“One of the rights that is part of the bundle of rights that owners have is the right of an orderly termination,” he told lawmakers. He said it’s no different than laws on everything from corporations to marriages, where the legislature makes laws on how they can be formed as well as how they can be dissolved.

And Patterson said that’s important because condos are not forever and owners may want to sell.

“Real property becomes obsolete, can deteriorate,” he said. “In a hundred years, these are not going to be condominiums any more.”

Charles Markle, an attorney for Rockwell, told lawmakers the 2021 partial collapse of the Champlain Towers South in Surfside, a suburb or Miami, which killed 98, shows what can happen in situations where condo owners lose interest in paying major assessments for improvements.

Markle said that’s why Arizona law allows for the condo project to be dissolved — and sold off for whatever reason — once 80% of the owners conclude it no longer makes sense.

But Sen. Michelle Ugenti-Rita, R-Scottsdale, said that isn’t the case here. Instead, she said, it’s a single entity coming in and making enough offers to enough owners to allow it to force out the ones who aren’t interested in selling.

“I think that the spirit of the 80%-20%, people thought individual ownership,” she said, not one entity controlling that 80%.

All that leaves the question of what, if anything lawmakers can do.

While Markle contends the contracts are beyond legislative reach, Ken Behringer, the legislature’s general counsel, said lawmakers are free to amend the law to impose a different vote requirement to terminate a project — say 100%. More to the point, Behringer said that law could be applied to any condo where a single entity has not yet acquired 80% of the units.

Weninger said it’s simple: Condos are a creation of the legislature, meaning lawmakers can alter the rules under which they have to operate.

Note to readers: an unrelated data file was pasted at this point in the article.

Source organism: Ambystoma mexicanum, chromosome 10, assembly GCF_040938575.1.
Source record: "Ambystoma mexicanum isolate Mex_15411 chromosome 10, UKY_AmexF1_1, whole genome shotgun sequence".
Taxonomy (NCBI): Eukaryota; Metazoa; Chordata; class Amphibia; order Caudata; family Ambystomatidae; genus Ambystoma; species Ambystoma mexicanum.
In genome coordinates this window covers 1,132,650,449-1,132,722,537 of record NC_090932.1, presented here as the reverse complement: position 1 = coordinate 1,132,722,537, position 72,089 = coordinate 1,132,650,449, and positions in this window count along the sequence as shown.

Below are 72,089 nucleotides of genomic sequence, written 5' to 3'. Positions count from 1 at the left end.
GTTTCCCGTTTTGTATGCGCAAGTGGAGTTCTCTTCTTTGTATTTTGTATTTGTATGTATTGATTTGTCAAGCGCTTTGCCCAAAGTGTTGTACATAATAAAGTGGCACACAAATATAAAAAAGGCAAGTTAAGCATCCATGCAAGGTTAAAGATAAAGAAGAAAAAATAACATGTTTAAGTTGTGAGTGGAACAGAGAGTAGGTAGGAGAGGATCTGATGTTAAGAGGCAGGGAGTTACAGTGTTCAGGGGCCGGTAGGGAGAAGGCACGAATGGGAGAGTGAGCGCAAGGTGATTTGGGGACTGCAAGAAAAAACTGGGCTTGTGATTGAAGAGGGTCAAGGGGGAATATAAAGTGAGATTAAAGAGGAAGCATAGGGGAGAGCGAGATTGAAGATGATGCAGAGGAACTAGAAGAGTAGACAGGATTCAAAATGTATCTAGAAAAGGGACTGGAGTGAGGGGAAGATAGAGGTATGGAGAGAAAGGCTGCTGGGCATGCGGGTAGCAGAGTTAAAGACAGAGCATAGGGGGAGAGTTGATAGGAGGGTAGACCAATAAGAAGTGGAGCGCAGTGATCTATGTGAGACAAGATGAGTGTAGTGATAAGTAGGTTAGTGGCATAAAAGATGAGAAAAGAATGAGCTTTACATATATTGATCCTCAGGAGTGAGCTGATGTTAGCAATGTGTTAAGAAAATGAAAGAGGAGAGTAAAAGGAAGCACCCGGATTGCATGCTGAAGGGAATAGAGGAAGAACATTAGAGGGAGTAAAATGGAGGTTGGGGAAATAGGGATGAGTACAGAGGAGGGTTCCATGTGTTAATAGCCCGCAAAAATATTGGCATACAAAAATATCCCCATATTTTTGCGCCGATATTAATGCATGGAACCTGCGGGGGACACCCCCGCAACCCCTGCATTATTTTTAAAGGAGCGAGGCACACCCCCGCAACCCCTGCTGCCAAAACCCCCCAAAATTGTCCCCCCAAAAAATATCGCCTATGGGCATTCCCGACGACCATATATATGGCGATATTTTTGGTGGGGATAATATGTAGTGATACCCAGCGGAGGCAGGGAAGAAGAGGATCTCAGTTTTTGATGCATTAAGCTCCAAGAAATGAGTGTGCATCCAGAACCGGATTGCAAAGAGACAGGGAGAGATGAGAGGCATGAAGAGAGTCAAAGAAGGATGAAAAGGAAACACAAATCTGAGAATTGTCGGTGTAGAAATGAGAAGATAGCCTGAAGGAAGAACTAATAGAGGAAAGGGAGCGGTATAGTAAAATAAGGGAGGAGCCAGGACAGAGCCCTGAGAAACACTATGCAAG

Sen. J.D. Mesnard, R-Chandler, said another option would be to leave the 80% requirement in place but alter the law so that each owner gets only one vote, no matter how many units he, she — or it — owns.

But Markle, whose client has about $450 million in pending deals in Arizona, said it doesn’t matter how you phrase it. He said those CC&Rs are binding, enforceable — and unalterable by state law.
Markle also said it’s not like people are getting thrown out into the street.

The law requires the owners of the remaining 20% to be paid market value plus 5%, along with another 5% for relocation costs. And he said each side has the option to pick an appraiser, with the differences ironed out in arbitration.

At the hearing this past week, several lawmakers questioned whether they should get involved in what essentially is a contract dispute.

“The problem here is that people have purchased condos and did not understand what they had entered into,” said Sen. Tyler Pace, R-Mesa.

He also noted that, had condo owners acted earlier, they may have been able to avoid this situation.

That’s because Arizona law allows the CC&Rs to be amended with the vote of just 67% of the owners.

That could have altered the percentage of votes required to dissolve the condo association or also avoid situations where one entity could simply buy up the majority and force out the others.

But that, Pace noted, wasn’t done when they had the votes. And now they are at the Capitol asking for lawmakers to intercede.

He was not sympathetic.

“That was the agreement that they entered,” Pace said. “Whether they were aware of it or not, it was disclosed in their contract, the statutes were cited in their contract.”

The measure, which already has been approved by the House, faces an uncertain future when it now goes to the full Senate.

condos, HB 2275, Arizona Legislature